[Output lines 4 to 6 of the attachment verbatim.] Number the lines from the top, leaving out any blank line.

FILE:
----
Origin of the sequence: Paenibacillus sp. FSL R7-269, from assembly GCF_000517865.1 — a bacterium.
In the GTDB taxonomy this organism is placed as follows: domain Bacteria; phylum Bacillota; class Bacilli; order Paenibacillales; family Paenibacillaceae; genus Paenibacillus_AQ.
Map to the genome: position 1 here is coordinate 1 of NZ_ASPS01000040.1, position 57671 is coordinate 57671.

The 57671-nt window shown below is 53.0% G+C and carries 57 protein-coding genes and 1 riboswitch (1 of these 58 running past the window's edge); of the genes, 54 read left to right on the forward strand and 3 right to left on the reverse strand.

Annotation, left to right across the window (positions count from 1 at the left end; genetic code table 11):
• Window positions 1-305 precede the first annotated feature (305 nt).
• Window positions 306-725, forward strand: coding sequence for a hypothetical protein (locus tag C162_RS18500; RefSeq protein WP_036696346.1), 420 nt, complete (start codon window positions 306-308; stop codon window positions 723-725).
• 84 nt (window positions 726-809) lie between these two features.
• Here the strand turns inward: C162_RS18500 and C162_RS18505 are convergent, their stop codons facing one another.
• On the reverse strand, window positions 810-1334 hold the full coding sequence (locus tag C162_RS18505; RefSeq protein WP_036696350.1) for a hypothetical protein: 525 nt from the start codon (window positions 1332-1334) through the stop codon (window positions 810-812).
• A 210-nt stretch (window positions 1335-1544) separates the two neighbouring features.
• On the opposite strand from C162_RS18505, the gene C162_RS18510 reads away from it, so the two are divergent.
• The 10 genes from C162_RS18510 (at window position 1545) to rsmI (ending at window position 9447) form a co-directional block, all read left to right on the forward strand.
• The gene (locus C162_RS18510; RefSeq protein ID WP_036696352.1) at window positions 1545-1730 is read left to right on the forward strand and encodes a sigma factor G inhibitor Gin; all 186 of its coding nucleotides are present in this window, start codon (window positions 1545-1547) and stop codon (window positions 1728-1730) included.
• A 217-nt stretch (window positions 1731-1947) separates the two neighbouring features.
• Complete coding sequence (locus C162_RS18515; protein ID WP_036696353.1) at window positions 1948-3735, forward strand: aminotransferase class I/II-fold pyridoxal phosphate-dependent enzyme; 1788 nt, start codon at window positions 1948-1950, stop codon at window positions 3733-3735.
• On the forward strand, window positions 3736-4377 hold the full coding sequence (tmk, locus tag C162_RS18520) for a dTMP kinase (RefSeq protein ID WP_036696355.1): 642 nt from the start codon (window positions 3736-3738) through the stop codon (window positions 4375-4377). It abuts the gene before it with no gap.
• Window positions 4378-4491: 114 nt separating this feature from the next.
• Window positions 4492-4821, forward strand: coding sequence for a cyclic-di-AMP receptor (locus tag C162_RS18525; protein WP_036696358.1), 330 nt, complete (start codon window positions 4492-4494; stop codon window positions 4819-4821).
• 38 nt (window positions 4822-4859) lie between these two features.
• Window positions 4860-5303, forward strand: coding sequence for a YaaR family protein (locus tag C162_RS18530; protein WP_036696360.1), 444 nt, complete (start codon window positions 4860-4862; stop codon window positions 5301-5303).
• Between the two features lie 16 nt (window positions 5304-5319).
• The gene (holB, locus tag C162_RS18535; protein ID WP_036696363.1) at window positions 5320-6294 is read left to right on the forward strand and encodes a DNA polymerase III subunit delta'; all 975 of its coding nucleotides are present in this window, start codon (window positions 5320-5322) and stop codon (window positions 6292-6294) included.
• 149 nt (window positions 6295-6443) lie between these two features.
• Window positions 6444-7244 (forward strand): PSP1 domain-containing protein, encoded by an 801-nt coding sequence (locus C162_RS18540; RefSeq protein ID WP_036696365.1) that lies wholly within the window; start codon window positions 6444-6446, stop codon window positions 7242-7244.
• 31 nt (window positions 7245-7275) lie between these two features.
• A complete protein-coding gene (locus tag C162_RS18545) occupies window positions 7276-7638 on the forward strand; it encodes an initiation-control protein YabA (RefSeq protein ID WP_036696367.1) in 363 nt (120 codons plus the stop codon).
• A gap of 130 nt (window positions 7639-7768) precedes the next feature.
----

The 57671-nt window shown below is 53.0% G+C and carries 57 protein-coding genes and 1 riboswitch (1 of these 58 running past the window's edge); of the genes, 54 read left to right on the forward strand and 3 right to left on the reverse strand.

Annotation, left to right across the window (positions count from 1 at the left end; genetic code table 11):
• Window positions 1-305 precede the first annotated feature (305 nt).